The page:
The Leven Programme was set up in 2018 to bring together public bodies, businesses and the community to improve the river and the surrounding area by:
- improving the physical and ecological conditions
- creating better access to the river and between communities
- improving people’s health, well-being and economic prospects
The principles in Leven
The Leven Programme is committed improve the environment and lives of those living and working within the Leven catchment area.
It aims to improve access to the river and access between communities. This will help to breathe new life into the area and make it a great place to live, work and visit.
The Leven Programme is creating a 5km network of paths and cycle ways along the river. It will eventually extend a further 20km.
The paths will connect isolated communities along the river, and connect people to jobs, training, town centres, and to each other.
The Levenmouth Together initiative was launched in 2019 to develop a community-led approach to economic development.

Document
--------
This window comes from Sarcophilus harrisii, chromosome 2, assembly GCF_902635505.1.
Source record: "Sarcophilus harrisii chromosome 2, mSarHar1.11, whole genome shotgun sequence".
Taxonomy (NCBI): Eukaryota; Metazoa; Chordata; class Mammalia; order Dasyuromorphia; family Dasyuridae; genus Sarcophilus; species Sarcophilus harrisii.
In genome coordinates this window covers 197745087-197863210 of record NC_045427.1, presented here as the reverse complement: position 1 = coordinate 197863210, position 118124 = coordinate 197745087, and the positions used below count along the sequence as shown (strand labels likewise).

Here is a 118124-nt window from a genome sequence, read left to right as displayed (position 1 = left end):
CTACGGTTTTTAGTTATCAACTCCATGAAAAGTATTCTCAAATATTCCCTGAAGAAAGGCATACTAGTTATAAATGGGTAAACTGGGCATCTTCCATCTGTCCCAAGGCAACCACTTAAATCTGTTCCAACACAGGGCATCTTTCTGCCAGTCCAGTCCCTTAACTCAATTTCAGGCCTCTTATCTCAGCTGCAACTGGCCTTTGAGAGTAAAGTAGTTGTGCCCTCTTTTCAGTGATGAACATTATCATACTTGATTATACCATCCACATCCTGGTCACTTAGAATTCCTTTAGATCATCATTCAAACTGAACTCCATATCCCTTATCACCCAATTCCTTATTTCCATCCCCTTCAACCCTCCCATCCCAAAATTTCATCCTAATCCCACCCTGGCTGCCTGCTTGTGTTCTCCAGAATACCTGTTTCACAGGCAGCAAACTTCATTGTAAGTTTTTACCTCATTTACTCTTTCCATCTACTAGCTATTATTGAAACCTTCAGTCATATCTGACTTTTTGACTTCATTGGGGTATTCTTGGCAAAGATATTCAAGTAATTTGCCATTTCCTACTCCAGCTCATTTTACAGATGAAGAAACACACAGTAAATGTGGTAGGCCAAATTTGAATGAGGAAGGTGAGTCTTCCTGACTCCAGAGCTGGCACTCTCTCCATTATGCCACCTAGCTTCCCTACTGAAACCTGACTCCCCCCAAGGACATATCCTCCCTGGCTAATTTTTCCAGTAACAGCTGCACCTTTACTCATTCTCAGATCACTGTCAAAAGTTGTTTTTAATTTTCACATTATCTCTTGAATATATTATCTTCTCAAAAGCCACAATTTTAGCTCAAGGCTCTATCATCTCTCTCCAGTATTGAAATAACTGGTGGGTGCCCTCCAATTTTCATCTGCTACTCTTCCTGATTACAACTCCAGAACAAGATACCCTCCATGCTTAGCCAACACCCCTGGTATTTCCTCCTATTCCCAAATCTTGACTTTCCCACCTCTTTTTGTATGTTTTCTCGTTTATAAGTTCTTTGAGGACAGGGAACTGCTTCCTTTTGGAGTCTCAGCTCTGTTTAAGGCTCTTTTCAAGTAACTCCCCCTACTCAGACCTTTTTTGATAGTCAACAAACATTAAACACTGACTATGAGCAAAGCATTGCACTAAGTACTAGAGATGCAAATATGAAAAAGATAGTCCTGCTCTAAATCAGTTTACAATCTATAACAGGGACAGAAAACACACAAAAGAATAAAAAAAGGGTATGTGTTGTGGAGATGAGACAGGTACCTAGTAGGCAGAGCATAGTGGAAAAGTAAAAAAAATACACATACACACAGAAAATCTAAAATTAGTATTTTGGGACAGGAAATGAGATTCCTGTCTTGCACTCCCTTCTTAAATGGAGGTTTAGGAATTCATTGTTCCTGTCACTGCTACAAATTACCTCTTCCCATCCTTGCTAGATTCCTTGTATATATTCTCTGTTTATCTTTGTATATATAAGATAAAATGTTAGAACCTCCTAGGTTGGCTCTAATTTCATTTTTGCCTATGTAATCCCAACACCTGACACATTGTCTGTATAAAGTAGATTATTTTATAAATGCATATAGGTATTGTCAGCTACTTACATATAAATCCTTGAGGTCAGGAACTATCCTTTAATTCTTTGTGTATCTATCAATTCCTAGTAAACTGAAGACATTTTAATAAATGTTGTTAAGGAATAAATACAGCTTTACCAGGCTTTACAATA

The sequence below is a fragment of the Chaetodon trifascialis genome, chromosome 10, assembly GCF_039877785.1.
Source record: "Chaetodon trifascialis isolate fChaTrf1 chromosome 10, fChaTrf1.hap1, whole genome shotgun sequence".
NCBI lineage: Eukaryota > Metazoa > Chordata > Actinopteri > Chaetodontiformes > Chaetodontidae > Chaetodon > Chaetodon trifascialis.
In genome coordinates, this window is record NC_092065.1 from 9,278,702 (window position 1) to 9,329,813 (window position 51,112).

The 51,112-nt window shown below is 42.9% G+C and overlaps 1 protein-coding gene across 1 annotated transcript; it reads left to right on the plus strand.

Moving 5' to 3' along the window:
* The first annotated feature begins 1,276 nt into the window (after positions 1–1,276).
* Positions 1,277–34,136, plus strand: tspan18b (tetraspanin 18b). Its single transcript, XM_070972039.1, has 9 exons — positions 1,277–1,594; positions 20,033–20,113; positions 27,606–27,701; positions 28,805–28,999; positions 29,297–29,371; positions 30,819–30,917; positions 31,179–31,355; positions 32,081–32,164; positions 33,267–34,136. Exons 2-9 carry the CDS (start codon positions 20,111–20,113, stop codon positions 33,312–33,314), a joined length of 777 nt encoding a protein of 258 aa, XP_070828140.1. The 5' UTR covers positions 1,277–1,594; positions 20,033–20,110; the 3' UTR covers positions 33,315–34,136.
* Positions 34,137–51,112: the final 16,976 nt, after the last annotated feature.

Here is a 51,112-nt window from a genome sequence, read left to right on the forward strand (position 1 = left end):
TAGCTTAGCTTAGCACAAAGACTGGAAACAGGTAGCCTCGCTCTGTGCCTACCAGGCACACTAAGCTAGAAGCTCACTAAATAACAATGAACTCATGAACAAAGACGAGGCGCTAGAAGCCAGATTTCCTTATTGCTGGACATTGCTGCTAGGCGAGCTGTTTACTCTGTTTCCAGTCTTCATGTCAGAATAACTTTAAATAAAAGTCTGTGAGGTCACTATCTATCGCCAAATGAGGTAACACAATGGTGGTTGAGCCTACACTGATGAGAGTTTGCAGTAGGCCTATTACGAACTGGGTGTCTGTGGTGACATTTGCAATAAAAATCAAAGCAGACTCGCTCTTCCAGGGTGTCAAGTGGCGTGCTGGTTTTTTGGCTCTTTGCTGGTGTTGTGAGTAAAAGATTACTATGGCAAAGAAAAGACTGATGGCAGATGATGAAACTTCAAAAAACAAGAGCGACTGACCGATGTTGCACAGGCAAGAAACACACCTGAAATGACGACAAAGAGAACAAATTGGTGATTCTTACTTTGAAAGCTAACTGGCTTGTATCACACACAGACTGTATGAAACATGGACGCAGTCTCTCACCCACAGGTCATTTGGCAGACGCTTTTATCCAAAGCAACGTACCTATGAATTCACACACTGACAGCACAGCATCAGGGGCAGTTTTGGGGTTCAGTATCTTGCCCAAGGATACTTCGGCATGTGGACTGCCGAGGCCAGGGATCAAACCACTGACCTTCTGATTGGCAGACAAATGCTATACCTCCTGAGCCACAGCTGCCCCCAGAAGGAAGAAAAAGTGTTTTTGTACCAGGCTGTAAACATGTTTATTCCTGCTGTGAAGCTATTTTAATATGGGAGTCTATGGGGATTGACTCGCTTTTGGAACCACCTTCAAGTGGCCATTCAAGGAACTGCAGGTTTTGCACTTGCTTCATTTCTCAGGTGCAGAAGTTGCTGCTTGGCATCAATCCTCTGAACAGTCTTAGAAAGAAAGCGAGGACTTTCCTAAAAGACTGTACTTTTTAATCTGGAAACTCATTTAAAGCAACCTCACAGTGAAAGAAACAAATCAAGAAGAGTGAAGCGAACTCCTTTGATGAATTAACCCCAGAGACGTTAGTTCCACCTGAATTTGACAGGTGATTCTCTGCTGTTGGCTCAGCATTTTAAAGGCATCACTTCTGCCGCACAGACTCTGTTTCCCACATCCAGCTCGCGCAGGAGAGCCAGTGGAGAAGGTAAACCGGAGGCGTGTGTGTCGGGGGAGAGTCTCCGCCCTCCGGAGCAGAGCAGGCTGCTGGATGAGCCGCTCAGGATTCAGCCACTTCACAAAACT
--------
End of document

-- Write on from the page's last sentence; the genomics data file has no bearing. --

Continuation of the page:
It is designed to inspire the community to become more enterprising and take ownership of local events and initiatives. It aims to instil community spirit and a sense of purpose for individuals and the community.
The Scottish Environment Protection Agency and Fife Council are working together to better understand how derelict land could be brought back into productive use.
Another local project is looking at four possible locations for Leven station along the reinstated railway line. All options look to reuse former industrial sites.
The Leven Green Network works to get communities interested in local wildlife and biodiversity. It also aims to improve physical and mental health by creating easier access to the green network.
School workshops about the river, a citizen science project, and guided wildlife walks are creating connections with the community.
The Leven Programme is actively sharing lessons from the project to show how organisations can work together to develop strategies, projects and a place-led approach.
The Scottish Environment Protection Agency and local organisations are sharing resources and knowledge to improve the River Leven and its surrounding area.
Our work with small towns
We are working with local communities to support place-based climate action in a network of small Scottish towns.
And we are using this work to develop learning that can be applied in places across Scotland. Read more about our Climate Action Towns project.
Image credits: Richard Carman
Share your place-based climate action
We would like to hear from communities and local authorities who are creating carbon conscious places. If you are designing and adapting a place to reduce, repurpose and absorb carbon, please share examples of your work with us.